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Trouble hitting your peak academic condition? These six tips will help sharpen your memory and get you in shape for exams
As a student, the most valuable thing you have is your brain. But more often than not, these three pounds of pinkish goo will let you down, one way or the other.
You might find yourself in the middle of an academic discussion when you forget the main point of the argument you wanted to make. Or maybe you just forget to buy milk when grocery shopping.
The University Post set out to find how to up your smarts and make the best of your grey matter. We met up with professor Jens Bo Nielsen, Department of Nutrition, Exercise, and Sports, for a talk about eating fish, working out, and the human brain. This list does not only target memory, but rather the brain as a whole. It also contains some inconvenient truths that you probably already knew.
Fish has long been known to be good for the brain.
“Eating fish will provide you with valuable omega-3 fatty acids that improve brain function,” says professor Jens Bo Nielsen.
And, being the malnourished student that you are, “you can benefit greatly from DHA, an omega-3 that is only found in fish and cannot be produced by the body itself,” he says.
Studies of humans in populations with malnutrition suggest, that DHA can improve your brain if you have unhealthy eating habits. Therefore, try to eat fish three to four times a week.
Sleep is everything for a good memory.
Memories are consolidated when you sleep, but a 20-minute power nap is not sufficient to properly make things stick.
In order for memories to be consolidated, “the brain needs to reach the stage of deep sleep, which at least requires an extensive 90-minute nap,” says Jens Bo Nielsen.
However, “small power naps can raise your energy levels and make it easier to concentrate afterwards,” he says.
So it might not be such a bad idea to get some brief shut-eye if you have trouble focusing on your readings. The best solution, though, is to get enough sleep at night – between 7 and 9 hours.
Get up, and get out. Countless studies have shown the connection between physical exercise and improvement of cognitive performance. Memory, attention, and overall happiness are some of the many things positively affected by exercise.
Recent studies have shown that we remember best if we exercise right after having been exposed to the information we wish to store in our minds. That means going for a run is a better way to round off a day of intensive studying than it is to start it – memory-wise. However, the other positive effects of working out will still come, regardless of when you work out.
And working out includes other things than just running by the way. Soccer, weight-lifting, dancing, rowing, capoeira – the list is endless.
USG offers many different sports activities for students – all at a fair price. Here is a link to their English site: USG sports.
And now, to the things you should steer clear off if you want to keep a sharp mind.
Nicotine has been shown to increase our focus and concentration for short periods of time.
So here we are going against the grain of all health recommendations:
If you don’t mind the numerous dangerous side effects of smoking, having a single cigarette in your study break can actually stimulate your brain and make it easier to focus when you return to your books.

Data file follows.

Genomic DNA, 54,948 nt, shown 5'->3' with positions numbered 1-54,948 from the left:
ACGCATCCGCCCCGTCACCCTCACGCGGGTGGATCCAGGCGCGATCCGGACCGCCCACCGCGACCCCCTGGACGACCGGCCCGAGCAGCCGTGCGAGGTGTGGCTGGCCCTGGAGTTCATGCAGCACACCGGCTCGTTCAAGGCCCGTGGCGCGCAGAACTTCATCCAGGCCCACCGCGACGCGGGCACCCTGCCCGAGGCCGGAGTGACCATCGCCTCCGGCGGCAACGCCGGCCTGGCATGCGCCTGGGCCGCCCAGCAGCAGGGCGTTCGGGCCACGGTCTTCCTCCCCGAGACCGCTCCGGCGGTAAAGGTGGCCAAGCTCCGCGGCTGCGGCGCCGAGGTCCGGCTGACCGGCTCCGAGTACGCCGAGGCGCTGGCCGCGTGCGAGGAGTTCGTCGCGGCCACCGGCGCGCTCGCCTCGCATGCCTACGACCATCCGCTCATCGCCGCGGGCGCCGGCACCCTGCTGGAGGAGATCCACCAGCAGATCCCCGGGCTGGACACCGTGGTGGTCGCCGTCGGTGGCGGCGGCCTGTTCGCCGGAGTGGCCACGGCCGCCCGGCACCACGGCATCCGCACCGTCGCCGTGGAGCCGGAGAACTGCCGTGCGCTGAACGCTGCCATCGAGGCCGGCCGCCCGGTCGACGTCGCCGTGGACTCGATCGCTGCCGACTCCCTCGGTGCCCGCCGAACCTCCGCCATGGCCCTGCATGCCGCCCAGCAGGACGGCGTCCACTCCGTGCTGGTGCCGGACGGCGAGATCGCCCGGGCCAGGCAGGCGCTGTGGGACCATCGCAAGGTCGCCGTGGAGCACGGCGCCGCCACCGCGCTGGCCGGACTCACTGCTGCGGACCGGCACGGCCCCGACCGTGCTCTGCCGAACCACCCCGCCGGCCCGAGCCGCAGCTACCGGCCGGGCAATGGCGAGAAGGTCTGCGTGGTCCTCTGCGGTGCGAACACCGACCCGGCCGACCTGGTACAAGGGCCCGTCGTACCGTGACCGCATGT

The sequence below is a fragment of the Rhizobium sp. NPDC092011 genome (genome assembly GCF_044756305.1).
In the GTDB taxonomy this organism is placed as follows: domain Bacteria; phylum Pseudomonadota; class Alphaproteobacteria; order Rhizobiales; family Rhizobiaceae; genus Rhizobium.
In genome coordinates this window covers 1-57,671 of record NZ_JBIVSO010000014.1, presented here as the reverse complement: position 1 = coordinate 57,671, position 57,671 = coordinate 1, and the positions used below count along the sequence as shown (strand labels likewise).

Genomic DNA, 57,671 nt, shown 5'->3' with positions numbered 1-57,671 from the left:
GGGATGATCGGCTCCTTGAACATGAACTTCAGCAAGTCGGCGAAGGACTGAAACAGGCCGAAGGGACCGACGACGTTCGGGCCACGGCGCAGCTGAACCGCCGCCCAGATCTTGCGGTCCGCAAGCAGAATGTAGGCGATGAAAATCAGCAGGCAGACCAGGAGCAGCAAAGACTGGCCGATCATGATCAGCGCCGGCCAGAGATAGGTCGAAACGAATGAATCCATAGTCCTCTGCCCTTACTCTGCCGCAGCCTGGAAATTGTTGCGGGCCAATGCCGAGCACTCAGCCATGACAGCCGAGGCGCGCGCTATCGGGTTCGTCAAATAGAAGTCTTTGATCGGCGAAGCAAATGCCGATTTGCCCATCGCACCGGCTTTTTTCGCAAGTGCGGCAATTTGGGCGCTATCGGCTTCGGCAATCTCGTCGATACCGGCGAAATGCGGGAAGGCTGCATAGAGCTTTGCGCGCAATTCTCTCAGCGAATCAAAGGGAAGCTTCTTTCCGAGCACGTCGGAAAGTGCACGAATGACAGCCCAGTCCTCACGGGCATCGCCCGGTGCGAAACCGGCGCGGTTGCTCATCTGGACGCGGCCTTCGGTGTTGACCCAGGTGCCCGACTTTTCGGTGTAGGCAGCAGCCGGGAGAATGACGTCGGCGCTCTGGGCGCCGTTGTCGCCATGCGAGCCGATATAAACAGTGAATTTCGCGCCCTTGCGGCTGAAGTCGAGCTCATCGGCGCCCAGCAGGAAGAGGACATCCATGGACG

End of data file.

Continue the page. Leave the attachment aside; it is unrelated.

Or you could just grab a cup of coffee, right? Studies on caffeine and memory actually point in many different directions, both negative and positive. One positive thing about drinking coffee is that it makes you better at sustaining attention and vigilance – helpful when you have to read long texts and stay focused.
You can read more about the effects of caffeine here: What caffeine really does to your brain.
If you want your memory to work optimally, you have to quit the all-nighters and the binge drinking.
“Alcohol is a definite no-go,” says Jens Bo Nielsen.
But if complete abstinence does not appeal to you, it also works to just limit the benders to a few times a month.
Besides having negative effects on your cognitive capacities, stress is also damaging to your general health – and it increases the risk of depression, which again compromises your brain’s performance.
Stress causes the emission of cortisol, the stress hormone, in the brain. And the effects of cortisol on memory are pretty extensive: it inhibits the retrieval of already stored memories, meaning that you will find it hard to access memories that already exist in your brain.
Furthermore, longer periods of exposure to cortisol damages the hippocampus – the area in your brain that is responsible for forming new memories – which makes it harder to learn new stuff.
A way to work around a stress-filled day is meditation and breathing exercises. Combined, these calm the pulse and breathing, and also lowers cortisol levels in the body. You can find meditation and mindfulness guides all over the internet.
Here is one of them: Meditation for beginners
Following these guidelines will not guarantee that you ace all of your exams, but it will make it much easier to focus during the stressful reading-up periods, and remember.
Happy reading, and happy remembering!
This is the first of two articles on memory. The next article will focus on memory techniques and brain enhancing drugs.
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